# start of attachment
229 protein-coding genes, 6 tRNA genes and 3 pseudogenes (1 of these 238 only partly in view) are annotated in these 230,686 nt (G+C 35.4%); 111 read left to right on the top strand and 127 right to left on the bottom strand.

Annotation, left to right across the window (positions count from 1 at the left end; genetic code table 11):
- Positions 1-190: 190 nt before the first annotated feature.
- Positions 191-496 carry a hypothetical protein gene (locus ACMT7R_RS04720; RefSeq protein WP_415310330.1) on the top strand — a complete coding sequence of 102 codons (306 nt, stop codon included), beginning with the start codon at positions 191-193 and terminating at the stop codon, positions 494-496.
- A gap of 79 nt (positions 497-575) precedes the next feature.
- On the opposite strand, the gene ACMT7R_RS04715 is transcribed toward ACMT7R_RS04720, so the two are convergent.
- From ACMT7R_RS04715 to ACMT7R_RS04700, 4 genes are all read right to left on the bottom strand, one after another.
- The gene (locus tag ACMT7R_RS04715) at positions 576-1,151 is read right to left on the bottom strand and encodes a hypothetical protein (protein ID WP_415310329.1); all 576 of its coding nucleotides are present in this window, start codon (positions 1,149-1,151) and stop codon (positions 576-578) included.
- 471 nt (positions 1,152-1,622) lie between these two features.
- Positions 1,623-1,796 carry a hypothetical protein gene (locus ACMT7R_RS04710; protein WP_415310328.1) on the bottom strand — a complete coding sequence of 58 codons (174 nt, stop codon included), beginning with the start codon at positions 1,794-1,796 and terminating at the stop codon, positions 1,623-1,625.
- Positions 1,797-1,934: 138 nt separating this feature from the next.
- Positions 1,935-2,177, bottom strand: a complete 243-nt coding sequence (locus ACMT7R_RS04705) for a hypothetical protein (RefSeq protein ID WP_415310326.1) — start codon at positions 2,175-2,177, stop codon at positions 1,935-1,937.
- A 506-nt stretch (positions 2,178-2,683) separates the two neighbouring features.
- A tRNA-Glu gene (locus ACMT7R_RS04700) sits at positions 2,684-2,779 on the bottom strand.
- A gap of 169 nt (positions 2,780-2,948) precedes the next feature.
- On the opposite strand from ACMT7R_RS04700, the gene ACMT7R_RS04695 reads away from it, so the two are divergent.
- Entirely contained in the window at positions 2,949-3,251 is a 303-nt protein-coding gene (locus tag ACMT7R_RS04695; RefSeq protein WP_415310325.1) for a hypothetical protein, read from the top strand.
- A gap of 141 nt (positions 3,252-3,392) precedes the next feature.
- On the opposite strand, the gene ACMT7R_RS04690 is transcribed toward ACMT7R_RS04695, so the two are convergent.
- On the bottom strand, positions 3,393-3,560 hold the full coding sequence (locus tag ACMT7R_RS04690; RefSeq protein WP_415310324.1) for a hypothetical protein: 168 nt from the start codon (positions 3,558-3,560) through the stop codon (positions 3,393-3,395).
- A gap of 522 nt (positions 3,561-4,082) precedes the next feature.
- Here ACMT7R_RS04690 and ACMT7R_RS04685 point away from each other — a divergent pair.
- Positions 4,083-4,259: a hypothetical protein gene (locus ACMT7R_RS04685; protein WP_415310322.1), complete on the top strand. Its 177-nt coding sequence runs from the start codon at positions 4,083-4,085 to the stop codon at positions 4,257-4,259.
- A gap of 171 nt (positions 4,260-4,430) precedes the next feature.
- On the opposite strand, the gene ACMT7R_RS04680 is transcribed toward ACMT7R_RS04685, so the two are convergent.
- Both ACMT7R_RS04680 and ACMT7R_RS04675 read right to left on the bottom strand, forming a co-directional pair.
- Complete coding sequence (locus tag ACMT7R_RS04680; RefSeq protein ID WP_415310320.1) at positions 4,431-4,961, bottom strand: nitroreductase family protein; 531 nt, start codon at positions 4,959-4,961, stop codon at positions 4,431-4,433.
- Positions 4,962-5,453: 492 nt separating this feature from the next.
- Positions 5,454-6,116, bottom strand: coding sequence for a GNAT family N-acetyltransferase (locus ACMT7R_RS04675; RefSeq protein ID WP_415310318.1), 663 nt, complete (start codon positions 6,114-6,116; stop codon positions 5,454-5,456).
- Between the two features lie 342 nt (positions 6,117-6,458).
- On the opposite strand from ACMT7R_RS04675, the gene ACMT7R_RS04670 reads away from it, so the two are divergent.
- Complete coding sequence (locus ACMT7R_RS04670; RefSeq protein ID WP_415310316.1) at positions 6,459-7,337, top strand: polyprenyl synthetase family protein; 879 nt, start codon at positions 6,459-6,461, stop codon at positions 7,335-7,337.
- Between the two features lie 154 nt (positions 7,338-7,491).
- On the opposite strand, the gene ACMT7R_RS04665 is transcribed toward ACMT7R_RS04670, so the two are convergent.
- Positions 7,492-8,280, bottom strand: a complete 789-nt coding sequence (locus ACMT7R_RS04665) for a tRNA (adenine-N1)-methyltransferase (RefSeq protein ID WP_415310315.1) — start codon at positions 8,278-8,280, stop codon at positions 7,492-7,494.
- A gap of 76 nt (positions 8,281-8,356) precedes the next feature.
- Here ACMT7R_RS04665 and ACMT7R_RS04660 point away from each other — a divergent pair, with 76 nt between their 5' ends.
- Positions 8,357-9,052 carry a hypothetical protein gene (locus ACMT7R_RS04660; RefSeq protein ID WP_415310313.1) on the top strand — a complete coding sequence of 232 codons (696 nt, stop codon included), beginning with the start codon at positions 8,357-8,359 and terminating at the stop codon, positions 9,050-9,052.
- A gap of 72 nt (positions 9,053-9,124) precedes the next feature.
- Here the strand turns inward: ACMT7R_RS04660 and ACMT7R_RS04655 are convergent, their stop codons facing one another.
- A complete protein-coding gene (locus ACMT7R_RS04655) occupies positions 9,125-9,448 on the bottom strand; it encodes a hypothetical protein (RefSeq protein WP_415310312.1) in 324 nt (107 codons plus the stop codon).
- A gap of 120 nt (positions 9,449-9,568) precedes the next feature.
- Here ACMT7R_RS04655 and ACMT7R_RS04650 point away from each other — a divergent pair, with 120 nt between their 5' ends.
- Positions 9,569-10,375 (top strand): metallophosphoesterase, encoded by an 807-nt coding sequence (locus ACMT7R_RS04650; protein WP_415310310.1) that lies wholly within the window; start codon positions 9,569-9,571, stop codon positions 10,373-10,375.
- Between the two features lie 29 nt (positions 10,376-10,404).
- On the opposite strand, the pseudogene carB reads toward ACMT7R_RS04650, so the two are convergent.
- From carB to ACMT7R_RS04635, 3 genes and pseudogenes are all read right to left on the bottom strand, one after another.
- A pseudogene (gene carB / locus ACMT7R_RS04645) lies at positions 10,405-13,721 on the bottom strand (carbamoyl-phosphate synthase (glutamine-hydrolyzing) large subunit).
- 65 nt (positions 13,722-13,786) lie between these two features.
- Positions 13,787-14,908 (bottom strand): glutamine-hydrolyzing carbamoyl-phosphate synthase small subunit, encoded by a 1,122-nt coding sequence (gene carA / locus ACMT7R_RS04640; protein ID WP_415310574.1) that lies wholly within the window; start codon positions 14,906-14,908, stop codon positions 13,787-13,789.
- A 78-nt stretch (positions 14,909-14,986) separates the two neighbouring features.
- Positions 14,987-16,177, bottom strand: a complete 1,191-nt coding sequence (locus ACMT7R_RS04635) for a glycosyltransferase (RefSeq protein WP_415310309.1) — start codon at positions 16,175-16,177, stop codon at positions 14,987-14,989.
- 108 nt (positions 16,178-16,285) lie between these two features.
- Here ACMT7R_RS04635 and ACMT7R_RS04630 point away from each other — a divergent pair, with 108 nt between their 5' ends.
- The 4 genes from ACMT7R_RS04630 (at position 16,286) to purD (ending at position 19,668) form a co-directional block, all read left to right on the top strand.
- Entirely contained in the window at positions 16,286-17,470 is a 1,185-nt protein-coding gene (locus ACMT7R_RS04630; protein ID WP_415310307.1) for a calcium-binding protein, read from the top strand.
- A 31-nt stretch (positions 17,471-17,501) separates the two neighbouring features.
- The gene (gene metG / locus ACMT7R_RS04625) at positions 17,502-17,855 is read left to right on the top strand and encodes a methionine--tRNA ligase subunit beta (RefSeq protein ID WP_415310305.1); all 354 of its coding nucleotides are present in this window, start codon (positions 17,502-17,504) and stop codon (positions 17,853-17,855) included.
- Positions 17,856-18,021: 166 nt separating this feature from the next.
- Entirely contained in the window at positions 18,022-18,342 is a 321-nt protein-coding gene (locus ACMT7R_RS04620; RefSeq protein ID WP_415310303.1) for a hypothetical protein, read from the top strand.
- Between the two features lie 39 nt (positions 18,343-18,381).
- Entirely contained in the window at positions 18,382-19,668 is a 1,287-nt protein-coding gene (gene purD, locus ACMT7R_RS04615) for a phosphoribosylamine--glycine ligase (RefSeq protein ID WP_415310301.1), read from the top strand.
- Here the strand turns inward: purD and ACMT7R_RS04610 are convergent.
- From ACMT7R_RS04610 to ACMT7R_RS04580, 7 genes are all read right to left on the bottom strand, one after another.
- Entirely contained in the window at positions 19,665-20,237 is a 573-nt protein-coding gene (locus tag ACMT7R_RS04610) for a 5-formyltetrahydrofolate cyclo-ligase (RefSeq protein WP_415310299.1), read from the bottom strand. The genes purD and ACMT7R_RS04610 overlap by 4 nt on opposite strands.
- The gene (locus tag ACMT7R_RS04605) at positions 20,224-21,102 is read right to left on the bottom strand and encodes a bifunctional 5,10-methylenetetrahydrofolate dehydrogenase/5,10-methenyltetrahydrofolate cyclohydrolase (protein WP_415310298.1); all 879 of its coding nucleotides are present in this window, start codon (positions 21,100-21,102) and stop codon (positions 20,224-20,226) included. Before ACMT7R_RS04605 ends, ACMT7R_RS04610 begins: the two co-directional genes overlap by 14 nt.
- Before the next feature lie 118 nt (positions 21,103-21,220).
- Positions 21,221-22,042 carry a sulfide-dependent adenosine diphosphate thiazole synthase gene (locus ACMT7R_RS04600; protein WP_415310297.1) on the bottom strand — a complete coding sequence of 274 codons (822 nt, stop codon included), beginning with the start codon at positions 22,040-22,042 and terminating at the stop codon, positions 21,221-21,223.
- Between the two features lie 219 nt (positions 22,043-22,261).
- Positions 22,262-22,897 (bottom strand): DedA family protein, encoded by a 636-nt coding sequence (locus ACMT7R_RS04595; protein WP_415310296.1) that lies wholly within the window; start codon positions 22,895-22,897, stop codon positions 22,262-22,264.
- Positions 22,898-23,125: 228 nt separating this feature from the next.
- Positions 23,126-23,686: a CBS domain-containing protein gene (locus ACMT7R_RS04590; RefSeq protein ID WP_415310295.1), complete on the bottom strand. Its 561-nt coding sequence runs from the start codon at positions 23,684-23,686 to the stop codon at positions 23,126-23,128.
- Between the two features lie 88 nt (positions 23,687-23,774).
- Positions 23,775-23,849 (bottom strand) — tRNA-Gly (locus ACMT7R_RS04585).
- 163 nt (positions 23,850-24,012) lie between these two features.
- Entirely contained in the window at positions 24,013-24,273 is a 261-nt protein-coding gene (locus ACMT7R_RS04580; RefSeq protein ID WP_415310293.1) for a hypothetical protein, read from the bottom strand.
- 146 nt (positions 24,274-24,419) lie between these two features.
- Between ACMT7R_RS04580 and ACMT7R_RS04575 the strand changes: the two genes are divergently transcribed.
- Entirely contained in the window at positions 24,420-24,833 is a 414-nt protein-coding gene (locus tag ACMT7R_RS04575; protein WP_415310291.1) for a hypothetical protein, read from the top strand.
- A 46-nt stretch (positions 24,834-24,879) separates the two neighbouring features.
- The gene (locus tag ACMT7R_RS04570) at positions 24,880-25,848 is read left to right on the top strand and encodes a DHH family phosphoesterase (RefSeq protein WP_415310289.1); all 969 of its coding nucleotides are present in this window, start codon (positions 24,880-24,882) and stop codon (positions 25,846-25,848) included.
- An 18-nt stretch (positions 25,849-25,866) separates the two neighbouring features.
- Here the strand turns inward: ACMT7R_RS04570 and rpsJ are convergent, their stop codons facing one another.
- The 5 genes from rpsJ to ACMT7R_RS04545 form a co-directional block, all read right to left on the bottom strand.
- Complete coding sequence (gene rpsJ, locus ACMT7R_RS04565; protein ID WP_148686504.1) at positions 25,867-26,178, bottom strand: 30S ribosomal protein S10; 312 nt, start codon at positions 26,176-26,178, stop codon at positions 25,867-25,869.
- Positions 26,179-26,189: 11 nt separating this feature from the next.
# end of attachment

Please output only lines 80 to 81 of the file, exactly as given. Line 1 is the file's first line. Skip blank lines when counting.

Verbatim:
- A 46-nt stretch (positions 24,834-24,879) separates the two neighbouring features.
- The gene (locus tag ACMT7R_RS04570) at positions 24,880-25,848 is read left to right on the top strand and encodes a DHH family phosphoesterase (RefSeq protein WP_415310289.1); all 969 of its coding nucleotides are present in this window, start codon (positions 24,880-24,882) and stop codon (positions 25,846-25,848) included.